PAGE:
Through his exchanges with Yuzo Saeki and Ossip Zadkine while in Paris, Yamaguchi began making works fuelled by the aim of apprehending not just the physical appearance, but the underlying substance of objects. He was incredibly moved by Saeki’s intentions of expressing “the personality” intuitively assessed from an object in addition to Zadkine’s interest in the “framework” of objects. Yamaguchi illustrates, “gradually, I put greater and greater value on the real or tangible existence (of the object) and the ability actually to touch it. For this reason, I could do without atmosphere. Well, it became clear that of all the senses touch was the basis (of all understanding).” (Takeo Yamaguchi quoted by Miki Tamon, “Yamaguchi Takeo and Horiuti Masajazu—Two Distinctive Artists," exh. cat. Yamaguchi Takeo, Horiuti Masakazu, National Museum of Modern Art: Tokyo, 1980, p. 19.)

    In 1931, Yamaguchi returned to Tokyo where artists were categorised as either Western or Japanese painters. Dissatisfied with either classification, Yamaguchi submitted work on the recommendation of Ikuma Arishima to the powerful Nika-kai association, one of several alternative art groups that arose out of a need for a more permissive environment in which artists like Yamaguchi could continue working and exhibiting. Excluding the wartime and post-war years, Yamaguchi exhibited with the Nika-kai until 1962. During World War II, Yamaguchi’s creative endeavours were completely bisected as the growth of avant-garde art in Japan diminished to a halt.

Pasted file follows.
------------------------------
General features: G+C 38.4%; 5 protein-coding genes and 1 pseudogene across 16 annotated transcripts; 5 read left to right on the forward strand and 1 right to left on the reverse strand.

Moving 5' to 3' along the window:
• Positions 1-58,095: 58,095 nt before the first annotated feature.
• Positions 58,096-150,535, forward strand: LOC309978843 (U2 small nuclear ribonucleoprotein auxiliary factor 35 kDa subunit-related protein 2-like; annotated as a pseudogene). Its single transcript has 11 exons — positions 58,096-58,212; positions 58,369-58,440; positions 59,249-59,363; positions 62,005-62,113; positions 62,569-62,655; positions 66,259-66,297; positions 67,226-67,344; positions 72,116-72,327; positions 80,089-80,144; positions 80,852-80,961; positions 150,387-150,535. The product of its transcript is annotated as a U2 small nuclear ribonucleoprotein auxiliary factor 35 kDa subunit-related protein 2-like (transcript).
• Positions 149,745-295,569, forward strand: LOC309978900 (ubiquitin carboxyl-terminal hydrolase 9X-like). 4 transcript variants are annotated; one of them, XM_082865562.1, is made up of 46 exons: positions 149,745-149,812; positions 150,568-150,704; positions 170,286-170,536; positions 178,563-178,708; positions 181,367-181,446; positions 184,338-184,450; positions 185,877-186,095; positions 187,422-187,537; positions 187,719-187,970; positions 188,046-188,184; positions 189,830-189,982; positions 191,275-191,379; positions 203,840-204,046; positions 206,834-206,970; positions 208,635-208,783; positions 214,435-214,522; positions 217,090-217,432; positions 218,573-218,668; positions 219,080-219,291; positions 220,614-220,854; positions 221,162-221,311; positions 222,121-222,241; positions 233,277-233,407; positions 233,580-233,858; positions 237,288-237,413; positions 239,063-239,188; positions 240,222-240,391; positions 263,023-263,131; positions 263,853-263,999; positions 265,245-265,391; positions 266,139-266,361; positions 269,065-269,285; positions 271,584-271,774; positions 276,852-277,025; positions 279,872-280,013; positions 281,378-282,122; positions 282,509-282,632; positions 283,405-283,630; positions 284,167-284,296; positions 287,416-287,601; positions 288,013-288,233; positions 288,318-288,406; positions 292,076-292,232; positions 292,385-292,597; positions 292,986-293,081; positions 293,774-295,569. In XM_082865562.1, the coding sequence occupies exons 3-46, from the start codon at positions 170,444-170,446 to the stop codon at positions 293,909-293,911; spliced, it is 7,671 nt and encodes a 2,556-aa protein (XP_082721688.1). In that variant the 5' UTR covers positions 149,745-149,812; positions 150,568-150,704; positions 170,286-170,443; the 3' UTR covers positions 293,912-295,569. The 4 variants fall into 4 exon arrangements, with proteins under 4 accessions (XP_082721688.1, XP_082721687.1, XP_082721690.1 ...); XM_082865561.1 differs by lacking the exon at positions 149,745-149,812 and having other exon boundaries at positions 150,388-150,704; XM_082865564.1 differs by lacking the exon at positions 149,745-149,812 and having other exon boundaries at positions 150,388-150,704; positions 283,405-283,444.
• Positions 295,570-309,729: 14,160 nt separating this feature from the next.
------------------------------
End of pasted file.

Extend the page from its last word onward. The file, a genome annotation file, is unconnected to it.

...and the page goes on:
Despite his circumstances, Yamaguchi viewed this moment as an opportune time to completely reinvent his work. The mature style exemplified by Untitled that emerged from this period exhibit pared down forms rendered in a signature palette of ochre yellow and Venetian red arranged against a black backdrop. As portrayed in the present lot, Yamaguchi often implemented a palette knife to move, spread, and carve thick paint to create a captivating texture of swaths and lines of pigment on plywood. In Untitled, Yamaguchi removes extraneous elements from previous works including the narrow black lines he would often apply to juxtapose the coloured planes from the backdrop. Yamaguchi is celebrated for his use of a severely minimal palette of saturated earth tones and geometrical shapes as a method to depict the essential forms found in nature. He explains, “I don’t particularly like geometrical forms for abstract painting. Rather, I deny the use of inorganic things as subject matter even though they easily become abstract configurations and advocate taking as the foundation an expression of a sense of nature, an ordinary sense of beauty.” (Takeo Yamaguchi quoted by Miki Tamon, “Yamaguchi Takeo and Horiuti Masajazu—Two Distinctive Artists," exh. cat. Yamaguchi Takeo, Horiuti Masakazu, National Museum of Modern Art: Tokyo, 1980, p. 19.)